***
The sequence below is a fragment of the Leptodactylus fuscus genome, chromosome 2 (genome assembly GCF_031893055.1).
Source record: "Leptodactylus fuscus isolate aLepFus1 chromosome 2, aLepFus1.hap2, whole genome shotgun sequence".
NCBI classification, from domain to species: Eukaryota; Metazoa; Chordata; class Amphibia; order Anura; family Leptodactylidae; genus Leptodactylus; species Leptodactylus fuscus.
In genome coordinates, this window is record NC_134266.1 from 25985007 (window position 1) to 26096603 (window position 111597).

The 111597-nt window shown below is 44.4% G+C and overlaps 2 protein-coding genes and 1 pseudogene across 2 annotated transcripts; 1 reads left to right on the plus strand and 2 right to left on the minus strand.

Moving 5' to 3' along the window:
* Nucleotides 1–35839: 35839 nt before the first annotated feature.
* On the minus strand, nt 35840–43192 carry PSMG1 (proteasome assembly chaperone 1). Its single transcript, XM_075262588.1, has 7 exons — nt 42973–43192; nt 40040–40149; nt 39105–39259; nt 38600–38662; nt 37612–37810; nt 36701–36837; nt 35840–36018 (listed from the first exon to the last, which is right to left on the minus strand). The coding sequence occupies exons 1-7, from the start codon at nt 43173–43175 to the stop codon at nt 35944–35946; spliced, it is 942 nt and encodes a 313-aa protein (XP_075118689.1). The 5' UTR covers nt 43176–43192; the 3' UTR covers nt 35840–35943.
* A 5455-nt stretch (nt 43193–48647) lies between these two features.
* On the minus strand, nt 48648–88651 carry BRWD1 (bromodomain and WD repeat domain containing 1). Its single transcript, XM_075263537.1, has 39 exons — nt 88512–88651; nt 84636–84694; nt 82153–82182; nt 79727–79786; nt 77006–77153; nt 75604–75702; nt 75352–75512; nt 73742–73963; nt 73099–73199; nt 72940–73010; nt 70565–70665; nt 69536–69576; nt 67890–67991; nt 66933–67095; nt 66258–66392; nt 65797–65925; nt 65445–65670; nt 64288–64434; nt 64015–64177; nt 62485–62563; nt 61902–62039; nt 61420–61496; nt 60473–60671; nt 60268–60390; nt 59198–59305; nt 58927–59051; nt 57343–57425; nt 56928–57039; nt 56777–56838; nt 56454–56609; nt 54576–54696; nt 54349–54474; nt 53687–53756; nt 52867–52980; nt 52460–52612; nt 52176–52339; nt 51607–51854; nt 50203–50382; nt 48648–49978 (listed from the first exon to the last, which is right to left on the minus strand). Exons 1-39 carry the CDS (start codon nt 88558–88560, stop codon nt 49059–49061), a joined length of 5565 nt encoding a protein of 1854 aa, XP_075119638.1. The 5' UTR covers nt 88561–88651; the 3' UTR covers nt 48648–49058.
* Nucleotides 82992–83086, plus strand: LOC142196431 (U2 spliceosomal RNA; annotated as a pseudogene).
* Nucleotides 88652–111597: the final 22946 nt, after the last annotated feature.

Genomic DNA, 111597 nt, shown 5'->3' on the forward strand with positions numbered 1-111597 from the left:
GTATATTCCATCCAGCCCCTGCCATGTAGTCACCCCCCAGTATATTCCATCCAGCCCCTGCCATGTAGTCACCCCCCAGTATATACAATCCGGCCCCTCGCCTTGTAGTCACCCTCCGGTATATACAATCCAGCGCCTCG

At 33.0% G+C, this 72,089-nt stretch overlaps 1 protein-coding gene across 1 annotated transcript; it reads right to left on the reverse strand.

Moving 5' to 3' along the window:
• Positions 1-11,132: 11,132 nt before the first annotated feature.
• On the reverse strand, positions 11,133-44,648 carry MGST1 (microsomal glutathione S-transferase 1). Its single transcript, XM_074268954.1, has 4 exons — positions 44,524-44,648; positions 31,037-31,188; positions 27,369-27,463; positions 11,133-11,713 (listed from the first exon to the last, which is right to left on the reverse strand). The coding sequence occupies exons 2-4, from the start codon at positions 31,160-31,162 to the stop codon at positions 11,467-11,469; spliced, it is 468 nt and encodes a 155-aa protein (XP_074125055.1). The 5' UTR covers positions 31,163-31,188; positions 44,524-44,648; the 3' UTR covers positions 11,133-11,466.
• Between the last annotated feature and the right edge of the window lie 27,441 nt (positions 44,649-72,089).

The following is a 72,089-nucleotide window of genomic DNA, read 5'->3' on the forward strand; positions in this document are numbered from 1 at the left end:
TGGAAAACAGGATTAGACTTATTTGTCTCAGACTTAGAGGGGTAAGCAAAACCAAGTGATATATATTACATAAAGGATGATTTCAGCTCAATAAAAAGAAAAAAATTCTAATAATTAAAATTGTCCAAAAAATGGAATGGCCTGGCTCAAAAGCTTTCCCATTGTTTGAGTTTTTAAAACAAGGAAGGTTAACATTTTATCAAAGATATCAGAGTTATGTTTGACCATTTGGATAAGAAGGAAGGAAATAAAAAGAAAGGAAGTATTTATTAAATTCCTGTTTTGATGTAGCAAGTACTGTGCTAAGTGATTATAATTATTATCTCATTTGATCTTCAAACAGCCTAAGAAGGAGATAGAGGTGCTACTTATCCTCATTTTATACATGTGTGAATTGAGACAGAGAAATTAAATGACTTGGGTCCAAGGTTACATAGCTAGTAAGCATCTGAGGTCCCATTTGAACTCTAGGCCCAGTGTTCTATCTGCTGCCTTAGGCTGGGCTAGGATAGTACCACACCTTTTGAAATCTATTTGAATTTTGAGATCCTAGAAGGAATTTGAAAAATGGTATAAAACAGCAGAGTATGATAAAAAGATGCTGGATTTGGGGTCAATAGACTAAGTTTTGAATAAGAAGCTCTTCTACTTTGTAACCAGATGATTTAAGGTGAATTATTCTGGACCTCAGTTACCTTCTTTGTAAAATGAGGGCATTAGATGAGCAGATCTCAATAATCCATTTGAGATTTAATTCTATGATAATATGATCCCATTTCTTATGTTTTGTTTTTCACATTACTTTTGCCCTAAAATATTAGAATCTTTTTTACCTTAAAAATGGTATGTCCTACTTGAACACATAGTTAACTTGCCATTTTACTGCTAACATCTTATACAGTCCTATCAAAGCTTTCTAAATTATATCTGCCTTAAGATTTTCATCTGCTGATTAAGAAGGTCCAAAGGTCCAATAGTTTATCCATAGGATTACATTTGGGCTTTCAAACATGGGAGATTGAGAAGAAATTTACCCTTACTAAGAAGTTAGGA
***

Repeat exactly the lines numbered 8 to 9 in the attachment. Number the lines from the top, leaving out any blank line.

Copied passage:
* On the minus strand, nt 35840–43192 carry PSMG1 (proteasome assembly chaperone 1). Its single transcript, XM_075262588.1, has 7 exons — nt 42973–43192; nt 40040–40149; nt 39105–39259; nt 38600–38662; nt 37612–37810; nt 36701–36837; nt 35840–36018 (listed from the first exon to the last, which is right to left on the minus strand). The coding sequence occupies exons 1-7, from the start codon at nt 43173–43175 to the stop codon at nt 35944–35946; spliced, it is 942 nt and encodes a 313-aa protein (XP_075118689.1). The 5' UTR covers nt 43176–43192; the 3' UTR covers nt 35840–35943.
* A 5455-nt stretch (nt 43193–48647) lies between these two features.